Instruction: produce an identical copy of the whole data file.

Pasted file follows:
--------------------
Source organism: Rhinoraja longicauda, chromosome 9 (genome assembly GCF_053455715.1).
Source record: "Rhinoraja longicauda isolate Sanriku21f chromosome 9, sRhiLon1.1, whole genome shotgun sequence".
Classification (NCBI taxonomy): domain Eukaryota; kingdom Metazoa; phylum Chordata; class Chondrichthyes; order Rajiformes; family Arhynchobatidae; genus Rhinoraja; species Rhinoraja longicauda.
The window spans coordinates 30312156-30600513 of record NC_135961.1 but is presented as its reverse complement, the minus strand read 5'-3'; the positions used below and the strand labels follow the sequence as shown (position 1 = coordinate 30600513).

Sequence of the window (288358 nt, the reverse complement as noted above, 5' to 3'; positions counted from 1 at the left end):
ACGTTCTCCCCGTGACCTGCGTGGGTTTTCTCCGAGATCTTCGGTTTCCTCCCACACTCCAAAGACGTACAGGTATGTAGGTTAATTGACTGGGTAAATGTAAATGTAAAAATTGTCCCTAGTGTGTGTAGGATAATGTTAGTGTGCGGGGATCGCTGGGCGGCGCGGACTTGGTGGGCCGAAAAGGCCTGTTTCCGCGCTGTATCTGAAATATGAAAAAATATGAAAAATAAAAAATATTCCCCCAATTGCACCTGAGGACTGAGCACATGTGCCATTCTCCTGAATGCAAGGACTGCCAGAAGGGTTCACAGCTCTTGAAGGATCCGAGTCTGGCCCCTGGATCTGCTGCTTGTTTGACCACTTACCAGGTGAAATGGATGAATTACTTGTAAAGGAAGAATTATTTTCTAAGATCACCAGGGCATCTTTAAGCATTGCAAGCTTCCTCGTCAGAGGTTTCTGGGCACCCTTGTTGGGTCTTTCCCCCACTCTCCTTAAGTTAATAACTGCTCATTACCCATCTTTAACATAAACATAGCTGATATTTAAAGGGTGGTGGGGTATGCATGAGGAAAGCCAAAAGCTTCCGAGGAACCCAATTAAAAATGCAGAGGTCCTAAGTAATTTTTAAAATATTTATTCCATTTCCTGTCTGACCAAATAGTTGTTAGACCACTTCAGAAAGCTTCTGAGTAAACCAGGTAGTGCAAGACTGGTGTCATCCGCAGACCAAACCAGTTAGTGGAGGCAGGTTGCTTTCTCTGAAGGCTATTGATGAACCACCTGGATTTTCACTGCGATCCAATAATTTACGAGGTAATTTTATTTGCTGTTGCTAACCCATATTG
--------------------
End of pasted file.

Source organism: Rhinoraja longicauda, chromosome 9 (genome assembly GCF_053455715.1).
Source record: "Rhinoraja longicauda isolate Sanriku21f chromosome 9, sRhiLon1.1, whole genome shotgun sequence".
Classification (NCBI taxonomy): domain Eukaryota; kingdom Metazoa; phylum Chordata; class Chondrichthyes; order Rajiformes; family Arhynchobatidae; genus Rhinoraja; species Rhinoraja longicauda.
The window spans coordinates 30312156-30600513 of record NC_135961.1 but is presented as its reverse complement, the minus strand read 5'-3'; the positions used below and the strand labels follow the sequence as shown (position 1 = coordinate 30600513).

Sequence of the window (288358 nt, the reverse complement as noted above, 5' to 3'; positions counted from 1 at the left end):
ACGTTCTCCCCGTGACCTGCGTGGGTTTTCTCCGAGATCTTCGGTTTCCTCCCACACTCCAAAGACGTACAGGTATGTAGGTTAATTGACTGGGTAAATGTAAATGTAAAAATTGTCCCTAGTGTGTGTAGGATAATGTTAGTGTGCGGGGATCGCTGGGCGGCGCGGACTTGGTGGGCCGAAAAGGCCTGTTTCCGCGCTGTATCTGAAATATGAAAAAATATGAAAAATAAAAAATATTCCCCCAATTGCACCTGAGGACTGAGCACATGTGCCATTCTCCTGAATGCAAGGACTGCCAGAAGGGTTCACAGCTCTTGAAGGATCCGAGTCTGGCCCCTGGATCTGCTGCTTGTTTGACCACTTACCAGGTGAAATGGATGAATTACTTGTAAAGGAAGAATTATTTTCTAAGATCACCAGGGCATCTTTAAGCATTGCAAGCTTCCTCGTCAGAGGTTTCTGGGCACCCTTGTTGGGTCTTTCCCCCACTCTCCTTAAGTTAATAACTGCTCATTACCCATCTTTAACATAAACATAGCTGATATTTAAAGGGTGGTGGGGTATGCATGAGGAAAGCCAAAAGCTTCCGAGGAACCCAATTAAAAATGCAGAGGTCCTAAGTAATTTTTAAAATATTTATTCCATTTCCTGTCTGACCAAATAGTTGTTAGACCACTTCAGAAAGCTTCTGAGTAAACCAGGTAGTGCAAGACTGGTGTCATCCGCAGACCAAACCAGTTAGTGGAGGCAGGTTGCTTTCTCTGAAGGCTATTGATGAACCACCTGGATTTTCACTGCGATCCAATAATTTACGAGGTAATTTTATTTGCTGTTGCTAACCCATATTG